BMA Concise Guide to Medicine & Drugs


Brand names Zoladex, Zoladex LA

Used in the following combined preparations None


Drug group Anticancer drug

Overdose danger rating Low

Dependence rating Low

Prescription needed Yes

Available as generic No


Goserelin is a synthetic analogue of the hormone gonadorelin (now more commonly known as gonadotrophin-releasing hormone, or GnRH). Like GnRH, it stimulates the release of other hormones from the pituitary gland, which in turn control production of sex hormones. Goserelin reduces testosterone levels in men and oestrogen levels in premenopausal women, and is used to treat prostate cancer in men and breast cancer in women. At the start of treatment for prostate cancer, it is often given with an anti-androgen drug to control an initial growth spurt of the tumour – known as ‘tumour flare’. The drug is also used in the management of fibroids, endometriosis, and assisted reproduction. The first dose is normally given during menstruation to avoid the possibility that the patient may be pregnant. Women of childbearing age are advised to use barrier methods of contraception during treatment.

Loss of bone density is an important side effect in women. Therefore, repeat courses of the drug are given only for cancerous conditions.


Your drug prescription is tailored for you. Do not alter dosage without checking with your doctor.

How taken/used Implant injection, long-acting implant injection.

Frequency and timing of doses Endometriosis Every 28 days, maximum of a single 6-month treatment course only (implant). Fibroids Every 28 days, maximum 3 months’ treatment (implant). Breast and prostate cancer Every 28 days. Prostate cancer Every 12 weeks (LA implant).

Adult dosage range 3.6mg (implant) every 28 days (endometriosis/fibroids/breast and prostate cancer); 10.8mg (LA implant) every 3 months.

Onset of effect Within 24 hours (endometriosis/fibroids/breast cancer); 1–2 weeks after tumour flare (prostate).

Duration of action 28 days (implant); 12 weeks (long-acting implant).

Diet advice None.

Storage Not applicable. The drug is not kept at home.

Missed dose No cause for concern. Treatment can be resumed when possible.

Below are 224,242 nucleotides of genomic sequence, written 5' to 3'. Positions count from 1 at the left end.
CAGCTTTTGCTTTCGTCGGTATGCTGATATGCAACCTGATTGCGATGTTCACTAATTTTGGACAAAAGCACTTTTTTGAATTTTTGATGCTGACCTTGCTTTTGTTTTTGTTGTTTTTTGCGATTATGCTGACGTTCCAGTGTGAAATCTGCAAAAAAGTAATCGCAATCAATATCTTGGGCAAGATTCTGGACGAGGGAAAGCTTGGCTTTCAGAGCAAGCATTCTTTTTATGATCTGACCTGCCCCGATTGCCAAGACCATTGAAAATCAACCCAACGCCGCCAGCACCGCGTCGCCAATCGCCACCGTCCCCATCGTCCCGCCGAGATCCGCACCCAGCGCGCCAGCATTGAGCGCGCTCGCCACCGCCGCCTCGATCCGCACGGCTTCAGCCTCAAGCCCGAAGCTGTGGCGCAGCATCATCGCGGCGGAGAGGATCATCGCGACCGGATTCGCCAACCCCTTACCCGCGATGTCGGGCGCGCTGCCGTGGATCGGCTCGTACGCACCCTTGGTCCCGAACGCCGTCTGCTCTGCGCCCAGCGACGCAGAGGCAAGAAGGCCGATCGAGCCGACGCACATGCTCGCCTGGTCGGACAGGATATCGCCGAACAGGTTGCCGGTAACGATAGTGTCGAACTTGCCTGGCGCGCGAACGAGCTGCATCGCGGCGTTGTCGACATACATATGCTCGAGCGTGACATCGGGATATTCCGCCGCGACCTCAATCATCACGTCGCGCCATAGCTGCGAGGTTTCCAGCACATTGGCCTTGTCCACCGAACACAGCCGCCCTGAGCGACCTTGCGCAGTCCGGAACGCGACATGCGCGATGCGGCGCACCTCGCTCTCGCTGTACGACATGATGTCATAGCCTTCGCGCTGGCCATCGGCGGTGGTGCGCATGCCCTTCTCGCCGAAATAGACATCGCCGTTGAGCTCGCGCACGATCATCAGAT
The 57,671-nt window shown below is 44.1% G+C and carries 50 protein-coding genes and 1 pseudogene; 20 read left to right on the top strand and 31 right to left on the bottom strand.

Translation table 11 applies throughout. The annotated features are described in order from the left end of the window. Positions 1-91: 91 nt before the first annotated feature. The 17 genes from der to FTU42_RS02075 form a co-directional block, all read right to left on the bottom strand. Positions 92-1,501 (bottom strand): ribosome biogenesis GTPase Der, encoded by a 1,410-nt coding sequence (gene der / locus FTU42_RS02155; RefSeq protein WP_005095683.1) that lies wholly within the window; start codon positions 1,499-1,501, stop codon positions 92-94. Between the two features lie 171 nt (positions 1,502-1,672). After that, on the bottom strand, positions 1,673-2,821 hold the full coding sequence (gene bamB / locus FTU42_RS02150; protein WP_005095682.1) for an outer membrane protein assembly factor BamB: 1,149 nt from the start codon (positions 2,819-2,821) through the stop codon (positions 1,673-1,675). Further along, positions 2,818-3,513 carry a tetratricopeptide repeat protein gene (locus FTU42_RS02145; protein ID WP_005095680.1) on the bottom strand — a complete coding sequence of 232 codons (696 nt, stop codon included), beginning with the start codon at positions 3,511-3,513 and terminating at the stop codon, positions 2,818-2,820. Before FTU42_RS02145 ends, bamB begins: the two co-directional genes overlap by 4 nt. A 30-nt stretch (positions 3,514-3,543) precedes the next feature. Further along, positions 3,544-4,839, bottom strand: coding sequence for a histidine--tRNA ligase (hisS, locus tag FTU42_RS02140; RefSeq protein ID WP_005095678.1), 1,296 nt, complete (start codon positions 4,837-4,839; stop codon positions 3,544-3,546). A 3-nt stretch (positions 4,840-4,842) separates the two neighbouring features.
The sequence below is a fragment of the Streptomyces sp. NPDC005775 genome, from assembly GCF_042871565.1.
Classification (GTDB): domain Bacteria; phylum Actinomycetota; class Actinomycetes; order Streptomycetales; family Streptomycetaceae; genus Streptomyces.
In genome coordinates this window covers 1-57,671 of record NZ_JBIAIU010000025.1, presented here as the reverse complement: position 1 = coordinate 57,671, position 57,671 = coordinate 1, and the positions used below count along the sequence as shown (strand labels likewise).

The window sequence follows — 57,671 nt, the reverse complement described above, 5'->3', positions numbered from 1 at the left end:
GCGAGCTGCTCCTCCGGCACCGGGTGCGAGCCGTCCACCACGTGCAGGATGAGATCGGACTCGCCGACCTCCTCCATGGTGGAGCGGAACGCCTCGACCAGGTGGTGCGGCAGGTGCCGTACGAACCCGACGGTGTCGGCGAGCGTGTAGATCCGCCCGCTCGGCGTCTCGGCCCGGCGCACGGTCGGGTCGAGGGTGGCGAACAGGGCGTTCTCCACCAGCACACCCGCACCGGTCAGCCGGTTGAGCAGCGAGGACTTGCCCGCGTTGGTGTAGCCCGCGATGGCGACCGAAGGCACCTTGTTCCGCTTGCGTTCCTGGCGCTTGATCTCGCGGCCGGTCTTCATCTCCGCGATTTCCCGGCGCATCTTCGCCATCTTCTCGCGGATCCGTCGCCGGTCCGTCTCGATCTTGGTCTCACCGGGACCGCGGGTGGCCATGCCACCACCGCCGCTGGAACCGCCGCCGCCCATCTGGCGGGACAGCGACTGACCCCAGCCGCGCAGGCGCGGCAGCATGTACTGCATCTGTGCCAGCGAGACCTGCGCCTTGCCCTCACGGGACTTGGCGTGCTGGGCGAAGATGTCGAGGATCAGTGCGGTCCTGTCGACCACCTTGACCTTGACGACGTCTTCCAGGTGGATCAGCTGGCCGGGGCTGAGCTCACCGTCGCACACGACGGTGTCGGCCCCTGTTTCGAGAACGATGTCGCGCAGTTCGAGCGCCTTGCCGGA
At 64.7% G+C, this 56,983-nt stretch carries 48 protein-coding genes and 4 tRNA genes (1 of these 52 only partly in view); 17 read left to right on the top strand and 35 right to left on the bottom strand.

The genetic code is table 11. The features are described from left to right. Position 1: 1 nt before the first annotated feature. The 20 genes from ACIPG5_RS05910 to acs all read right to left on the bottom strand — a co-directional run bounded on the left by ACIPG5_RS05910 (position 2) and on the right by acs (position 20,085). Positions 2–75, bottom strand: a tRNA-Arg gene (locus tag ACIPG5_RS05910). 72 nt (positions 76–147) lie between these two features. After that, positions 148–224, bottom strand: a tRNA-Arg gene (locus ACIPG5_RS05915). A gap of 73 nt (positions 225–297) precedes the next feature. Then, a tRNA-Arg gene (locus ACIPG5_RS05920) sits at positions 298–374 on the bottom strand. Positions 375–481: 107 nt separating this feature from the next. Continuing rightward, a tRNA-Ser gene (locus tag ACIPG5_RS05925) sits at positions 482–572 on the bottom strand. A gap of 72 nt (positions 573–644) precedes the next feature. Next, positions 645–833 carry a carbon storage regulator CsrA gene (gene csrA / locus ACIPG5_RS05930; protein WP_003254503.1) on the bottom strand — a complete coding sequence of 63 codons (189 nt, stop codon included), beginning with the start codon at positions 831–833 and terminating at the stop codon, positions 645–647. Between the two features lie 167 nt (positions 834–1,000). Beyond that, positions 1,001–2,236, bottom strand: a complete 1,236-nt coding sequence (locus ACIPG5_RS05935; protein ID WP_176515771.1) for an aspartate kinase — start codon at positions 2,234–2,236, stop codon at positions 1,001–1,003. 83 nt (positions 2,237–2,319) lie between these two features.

Stopping the drug Do not stop treatment without consulting your doctor.

Exceeding the dose Overdosage is unlikely since treatment is not self-administered.


Symptoms similar to those of the menopause in women or orchidectomy (removal of the testes) in men are common. Such symptoms include hot flushes, sweating, reduced libido, erectile dysfunction (in men), and breast enlargement and tenderness. There may also be bone pain, and some women experience vaginal bleeding during the early stages of treatment. More rarely, the drug may cause rash, wheezing, a reaction at the injection site, dizziness, fainting, and ovarian cysts (in women). Any such effects should be reported to your doctor straight away.


Antidiabetic drugs Goserelin may reduce the blood-sugar-lowering effect of these drugs.


Be sure to tell your doctor if:

· You have osteoporosis.

· You have diabetes.

· You have previously been treated with goserelin (or another gonadorelin analogue) for endometriosis or fibroids.

· You have polycystic ovarian disease.

· You are allergic to gonadorelin analogues.

· You are taking other medicines.

Pregnancy Not prescribed. Risk of harm to the fetus.

Breast-feeding Not recommended. Discuss with your doctor.

Infants and children Not recommended.

Over 60 No special problems.

Driving and hazardous work No special problems.

Alcohol No special problems.


Goserelin is only used in the long term for treatment of prostate or breast cancer. Bone density may be lost, and medication to counteract this may be given.

Monitoring Women are usually monitored for changes in bone density.